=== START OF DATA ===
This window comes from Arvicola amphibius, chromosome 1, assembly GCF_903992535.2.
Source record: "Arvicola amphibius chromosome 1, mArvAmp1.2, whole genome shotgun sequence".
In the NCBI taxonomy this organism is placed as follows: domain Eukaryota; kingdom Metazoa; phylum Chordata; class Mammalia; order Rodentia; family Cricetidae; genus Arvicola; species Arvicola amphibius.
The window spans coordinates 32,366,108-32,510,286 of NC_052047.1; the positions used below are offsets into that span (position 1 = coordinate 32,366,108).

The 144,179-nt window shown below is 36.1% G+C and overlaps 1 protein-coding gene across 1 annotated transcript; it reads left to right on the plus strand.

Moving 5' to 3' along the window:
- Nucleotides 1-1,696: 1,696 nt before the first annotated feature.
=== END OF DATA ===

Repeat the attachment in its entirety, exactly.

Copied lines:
This window comes from Arvicola amphibius, chromosome 1, assembly GCF_903992535.2.
Source record: "Arvicola amphibius chromosome 1, mArvAmp1.2, whole genome shotgun sequence".
In the NCBI taxonomy this organism is placed as follows: domain Eukaryota; kingdom Metazoa; phylum Chordata; class Mammalia; order Rodentia; family Cricetidae; genus Arvicola; species Arvicola amphibius.
The window spans coordinates 32,366,108-32,510,286 of NC_052047.1; the positions used below are offsets into that span (position 1 = coordinate 32,366,108).

The 144,179-nt window shown below is 36.1% G+C and overlaps 1 protein-coding gene across 1 annotated transcript; it reads left to right on the plus strand.

Moving 5' to 3' along the window:
- Nucleotides 1-1,696: 1,696 nt before the first annotated feature.